26 days to save Jorge Lorenzo

by Mat Oxley on 5th June 2018

Mystery continues to surround Lorenzo’s future. The latest from Yamaha: “If we can do a satellite team, we’d love to, but if we can’t, we won’t”



It could hardly have been a better Italian Grand Prix for the Italians. Through the red and (mostly) yellow smoke haze, Jorge Lorenzo waltzed to his first Ducati win to be joined on the podium by team-mate Andrea Dovizioso and national treasure Valentino Rossi.


After 24 races together Lorenzo and Ducati finally gelled and left everyone trailing. Their winning secret? A €100 lump of plastic stuck to the rear of the Spaniard’s Desmosedici GP18 fuel tank, which gave him the support he needed during braking, so he wasn’t exhausted by two-thirds race distance.


All of a sudden, the future looks bright for Ducati. The factory has done for Lorenzo what it never managed to do for Rossi: transform the maddest bike on the grid into a motorcycle that can be (almost) ridden like a Yamaha, the friendliest bike on the grid.


Except the future doesn’t look particularly bright at Ducati. And the future doesn’t look bright for Lorenzo, either. Not today, at least, but maybe tomorrow…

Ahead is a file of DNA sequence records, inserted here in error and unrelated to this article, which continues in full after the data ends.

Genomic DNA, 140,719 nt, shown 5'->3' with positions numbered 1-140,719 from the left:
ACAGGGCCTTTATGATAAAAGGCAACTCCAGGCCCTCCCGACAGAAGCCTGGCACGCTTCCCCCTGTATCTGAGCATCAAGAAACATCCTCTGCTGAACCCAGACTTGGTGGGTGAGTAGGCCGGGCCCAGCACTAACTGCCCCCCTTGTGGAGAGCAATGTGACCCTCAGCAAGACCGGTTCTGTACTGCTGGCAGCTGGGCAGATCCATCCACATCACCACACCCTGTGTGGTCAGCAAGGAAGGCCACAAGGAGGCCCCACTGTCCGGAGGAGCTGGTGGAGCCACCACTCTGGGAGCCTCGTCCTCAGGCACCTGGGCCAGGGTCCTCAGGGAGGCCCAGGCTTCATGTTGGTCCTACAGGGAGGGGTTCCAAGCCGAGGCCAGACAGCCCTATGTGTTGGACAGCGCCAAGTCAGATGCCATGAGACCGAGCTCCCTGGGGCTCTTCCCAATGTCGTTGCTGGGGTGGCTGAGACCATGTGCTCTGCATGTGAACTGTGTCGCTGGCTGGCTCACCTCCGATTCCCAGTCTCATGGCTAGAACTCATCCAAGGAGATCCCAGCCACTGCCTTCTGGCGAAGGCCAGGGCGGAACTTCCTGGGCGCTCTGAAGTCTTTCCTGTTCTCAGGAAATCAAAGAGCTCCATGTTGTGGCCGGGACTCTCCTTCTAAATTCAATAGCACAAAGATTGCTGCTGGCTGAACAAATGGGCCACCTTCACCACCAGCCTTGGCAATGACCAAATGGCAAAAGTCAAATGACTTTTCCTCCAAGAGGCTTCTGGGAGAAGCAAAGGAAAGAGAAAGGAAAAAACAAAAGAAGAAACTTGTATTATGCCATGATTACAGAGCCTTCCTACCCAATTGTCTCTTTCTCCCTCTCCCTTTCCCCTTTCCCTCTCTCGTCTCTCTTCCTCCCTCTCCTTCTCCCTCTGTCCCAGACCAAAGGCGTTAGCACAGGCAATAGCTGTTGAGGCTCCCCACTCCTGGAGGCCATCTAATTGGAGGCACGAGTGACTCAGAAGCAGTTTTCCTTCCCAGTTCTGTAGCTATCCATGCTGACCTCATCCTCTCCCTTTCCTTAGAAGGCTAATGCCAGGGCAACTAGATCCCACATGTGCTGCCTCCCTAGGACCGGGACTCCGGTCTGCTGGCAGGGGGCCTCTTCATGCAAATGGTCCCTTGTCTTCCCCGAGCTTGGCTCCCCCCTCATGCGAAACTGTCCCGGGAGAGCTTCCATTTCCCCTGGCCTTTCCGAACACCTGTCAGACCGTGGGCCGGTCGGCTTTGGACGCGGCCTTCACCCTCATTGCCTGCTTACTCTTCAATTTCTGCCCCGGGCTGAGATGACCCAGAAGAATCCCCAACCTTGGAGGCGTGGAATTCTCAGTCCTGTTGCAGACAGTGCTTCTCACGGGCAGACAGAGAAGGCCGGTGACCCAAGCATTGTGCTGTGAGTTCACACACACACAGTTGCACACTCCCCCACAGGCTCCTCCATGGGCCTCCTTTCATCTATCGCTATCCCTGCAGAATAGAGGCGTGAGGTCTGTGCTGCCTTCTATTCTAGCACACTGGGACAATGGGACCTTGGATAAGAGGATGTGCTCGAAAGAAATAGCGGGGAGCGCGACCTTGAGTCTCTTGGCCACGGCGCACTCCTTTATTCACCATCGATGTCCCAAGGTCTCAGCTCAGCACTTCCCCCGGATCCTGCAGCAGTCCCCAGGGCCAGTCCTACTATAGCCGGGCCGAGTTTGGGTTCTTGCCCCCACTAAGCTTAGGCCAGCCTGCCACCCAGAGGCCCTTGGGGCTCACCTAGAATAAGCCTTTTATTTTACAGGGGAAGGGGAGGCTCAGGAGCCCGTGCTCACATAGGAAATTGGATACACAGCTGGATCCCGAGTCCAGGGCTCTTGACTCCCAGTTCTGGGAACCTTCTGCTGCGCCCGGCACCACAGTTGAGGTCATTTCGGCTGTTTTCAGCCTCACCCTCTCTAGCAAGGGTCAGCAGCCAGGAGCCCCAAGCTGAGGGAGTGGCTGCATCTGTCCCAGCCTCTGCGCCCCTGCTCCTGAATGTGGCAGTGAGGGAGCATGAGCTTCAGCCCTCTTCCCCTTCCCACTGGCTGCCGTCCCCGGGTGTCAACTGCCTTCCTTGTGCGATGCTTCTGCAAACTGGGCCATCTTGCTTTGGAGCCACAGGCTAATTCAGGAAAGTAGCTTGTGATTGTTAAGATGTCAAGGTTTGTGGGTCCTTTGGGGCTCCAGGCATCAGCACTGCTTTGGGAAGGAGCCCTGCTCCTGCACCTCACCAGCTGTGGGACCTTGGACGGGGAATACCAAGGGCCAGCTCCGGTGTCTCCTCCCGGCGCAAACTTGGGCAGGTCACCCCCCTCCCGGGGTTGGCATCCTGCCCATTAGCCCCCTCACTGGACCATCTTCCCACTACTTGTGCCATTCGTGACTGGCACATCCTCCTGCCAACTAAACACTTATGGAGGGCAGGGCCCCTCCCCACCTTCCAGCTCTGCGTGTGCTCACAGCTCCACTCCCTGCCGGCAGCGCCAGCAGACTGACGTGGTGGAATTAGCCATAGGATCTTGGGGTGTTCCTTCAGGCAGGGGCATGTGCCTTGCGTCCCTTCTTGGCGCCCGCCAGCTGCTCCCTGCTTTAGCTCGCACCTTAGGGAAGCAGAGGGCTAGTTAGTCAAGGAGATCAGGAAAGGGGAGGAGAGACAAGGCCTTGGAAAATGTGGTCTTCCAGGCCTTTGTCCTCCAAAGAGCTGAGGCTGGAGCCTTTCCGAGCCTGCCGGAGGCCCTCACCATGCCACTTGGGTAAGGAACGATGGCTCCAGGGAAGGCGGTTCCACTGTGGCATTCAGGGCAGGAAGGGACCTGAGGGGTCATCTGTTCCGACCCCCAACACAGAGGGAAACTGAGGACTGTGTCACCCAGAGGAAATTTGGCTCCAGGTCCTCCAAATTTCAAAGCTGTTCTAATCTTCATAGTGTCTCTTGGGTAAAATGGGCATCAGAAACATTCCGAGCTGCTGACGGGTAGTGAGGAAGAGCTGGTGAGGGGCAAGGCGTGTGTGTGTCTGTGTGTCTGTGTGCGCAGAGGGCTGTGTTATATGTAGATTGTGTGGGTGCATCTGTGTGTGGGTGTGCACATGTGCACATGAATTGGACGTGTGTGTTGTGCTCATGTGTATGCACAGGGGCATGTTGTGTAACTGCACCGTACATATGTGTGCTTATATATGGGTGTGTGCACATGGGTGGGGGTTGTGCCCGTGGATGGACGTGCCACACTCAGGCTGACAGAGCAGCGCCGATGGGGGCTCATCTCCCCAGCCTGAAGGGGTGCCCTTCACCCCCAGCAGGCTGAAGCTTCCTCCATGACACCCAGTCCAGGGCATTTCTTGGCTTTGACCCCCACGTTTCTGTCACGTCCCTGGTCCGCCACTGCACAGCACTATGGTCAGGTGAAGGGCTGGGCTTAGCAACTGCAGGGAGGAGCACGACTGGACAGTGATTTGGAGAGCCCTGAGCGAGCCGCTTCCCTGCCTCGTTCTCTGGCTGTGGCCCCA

As this silliest of silly season lurches from rumour to truth to lie and back to rumour again, Ducati and Lorenzo announced their divorce just moments after they had finally consummated their marriage.


“One side of my heart is very, very happy with this victory,” said Lorenzo after Sunday’s race. “But the other side of my heart is sad because I believe that if I had received this modification a month earlier then I could tell you that I will continue with Ducati, but I cannot tell you that.”


Exasperated by Lorenzo’s apparently excessive financial demands, Ducati management – possibly those at VW Audi in Ingolstadt as much as those at Borgo Panigale – want to replace the five-times 250cc and MotoGP world champion, most likely with former European Superstock runner-up Danilo Petrucci. This is wonderful news for the affable (and much cheaper) 27-year-old Italian, but will Petrucci be able to do for Ducati what Lorenzo can do, now that Lorenzo can ride the Desmosedici the way he wants to ride it?